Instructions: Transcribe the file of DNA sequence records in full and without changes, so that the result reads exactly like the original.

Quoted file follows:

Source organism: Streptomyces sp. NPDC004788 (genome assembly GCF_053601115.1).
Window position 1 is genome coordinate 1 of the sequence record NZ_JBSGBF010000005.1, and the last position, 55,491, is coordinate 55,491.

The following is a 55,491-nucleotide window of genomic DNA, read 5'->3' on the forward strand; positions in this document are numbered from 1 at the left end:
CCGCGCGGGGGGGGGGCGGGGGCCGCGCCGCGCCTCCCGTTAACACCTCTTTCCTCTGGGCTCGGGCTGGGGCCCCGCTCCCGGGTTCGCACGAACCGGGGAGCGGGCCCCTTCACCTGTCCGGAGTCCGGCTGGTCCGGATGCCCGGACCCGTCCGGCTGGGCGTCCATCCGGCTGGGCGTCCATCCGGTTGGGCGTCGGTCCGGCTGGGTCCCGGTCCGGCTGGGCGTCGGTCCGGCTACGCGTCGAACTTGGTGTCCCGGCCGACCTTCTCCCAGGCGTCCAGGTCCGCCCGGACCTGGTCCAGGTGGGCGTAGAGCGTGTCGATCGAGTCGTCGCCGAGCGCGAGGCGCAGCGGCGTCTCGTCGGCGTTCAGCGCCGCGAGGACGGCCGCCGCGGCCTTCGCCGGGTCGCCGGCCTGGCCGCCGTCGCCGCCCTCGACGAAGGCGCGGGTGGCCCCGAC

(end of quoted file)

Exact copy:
Source organism: Streptomyces sp. NPDC004788 (genome assembly GCF_053601115.1).
Window position 1 is genome coordinate 1 of the sequence record NZ_JBSGBF010000005.1, and the last position, 55,491, is coordinate 55,491.

The following is a 55,491-nucleotide window of genomic DNA, read 5'->3' on the forward strand; positions in this document are numbered from 1 at the left end:
CCGCGCGGGGGGGGGGCGGGGGCCGCGCCGCGCCTCCCGTTAACACCTCTTTCCTCTGGGCTCGGGCTGGGGCCCCGCTCCCGGGTTCGCACGAACCGGGGAGCGGGCCCCTTCACCTGTCCGGAGTCCGGCTGGTCCGGATGCCCGGACCCGTCCGGCTGGGCGTCCATCCGGCTGGGCGTCCATCCGGTTGGGCGTCGGTCCGGCTGGGTCCCGGTCCGGCTGGGCGTCGGTCCGGCTACGCGTCGAACTTGGTGTCCCGGCCGACCTTCTCCCAGGCGTCCAGGTCCGCCCGGACCTGGTCCAGGTGGGCGTAGAGCGTGTCGATCGAGTCGTCGCCGAGCGCGAGGCGCAGCGGCGTCTCGTCGGCGTTCAGCGCCGCGAGGACGGCCGCCGCGGCCTTCGCCGGGTCGCCGGCCTGGCCGCCGTCGCCGCCCTCGACGAAGGCGCGGGTGGCCCCGAC